Exhibition

Alla Samarina - Elements of Life

12 Mar 2020 – 29 Mar 2020

Regular opening hours

Monday
Closed
Tuesday
Closed
Wednesday
Closed
Thursday
12:00 – 18:00
Friday
12:00 – 18:00
Saturday
12:00 – 18:00
Sunday
12:00 – 18:00

The Muse Gallery

London, United Kingdom

Address

Travel Information

  • Buses: 52, 23, 7, 70
  • Nearest Tube Stations: Ladbroke Grove and Notting Hill Gate

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Alla Samarina - Elements of Life
drawings and paintings

About

Alla Samarina
Elements of Life

12th  - 29th of March 2020
Opening Night: Thursday, 12th of March, 6.30-9.00pm

ABOUT THE ARTIST

Alla Samarina grew up in Saint Petersburg (Russia). She was involved in the underground art scene of the late 1980’s that inspired the New Academy Art Movement, the Soviet rock band Kino, Pop Mechanika and the group Kolibri (Alla, a member from 1988-90).

She left Russia in 1991 with the fall of the Soviet Union and came to London. During the 1990’s, working as a fashion model – muse to the world-renowned milliner Philip Treacy. Alla also worked with the stylist Isabella Blow for Vogue and other publications.

Always an Artist, but a latecomer to painting and drawing, for the past few years she’s been studying at Heatherley’s School of fine art in Chelsea. Her work is mainly figurative with live portraiture; she also experiments with different media and varying degrees of abstraction.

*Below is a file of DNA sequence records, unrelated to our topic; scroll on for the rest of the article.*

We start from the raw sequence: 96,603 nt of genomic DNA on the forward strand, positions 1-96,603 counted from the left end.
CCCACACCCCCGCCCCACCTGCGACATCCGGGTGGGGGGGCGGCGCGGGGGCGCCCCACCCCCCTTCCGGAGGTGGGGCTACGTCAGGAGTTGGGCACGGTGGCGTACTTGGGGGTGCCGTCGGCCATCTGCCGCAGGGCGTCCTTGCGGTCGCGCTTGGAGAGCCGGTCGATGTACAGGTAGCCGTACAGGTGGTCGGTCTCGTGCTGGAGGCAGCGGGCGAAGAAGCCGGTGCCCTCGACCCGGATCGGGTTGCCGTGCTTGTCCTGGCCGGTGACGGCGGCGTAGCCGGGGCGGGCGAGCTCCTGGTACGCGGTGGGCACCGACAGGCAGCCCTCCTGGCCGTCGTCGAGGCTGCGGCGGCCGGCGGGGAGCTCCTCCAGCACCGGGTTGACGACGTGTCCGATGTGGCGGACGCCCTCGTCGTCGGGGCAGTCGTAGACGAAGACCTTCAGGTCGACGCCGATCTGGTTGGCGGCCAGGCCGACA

ARTIST'S STATEMENT

I am a figurative artist and I was always fascinated by the “art of seeing”, as our vision is more than what meets the eye. In my work I try to interpret the essence of the subject in front of me rather than just representing a complete form. I particularly like to work from life, where I translate the reality constructing the image by limiting the overwhelming amount of visual information, sometimes to just a few marks or colours, from which the brain’s visual system is free to spontaneously complete the full image, filling the blind sports and automatically correcting distorted information into emotive narrative.
I think art that relies on these elements of visual processing can lead to a more emotionally compelling cognitive visual experience.

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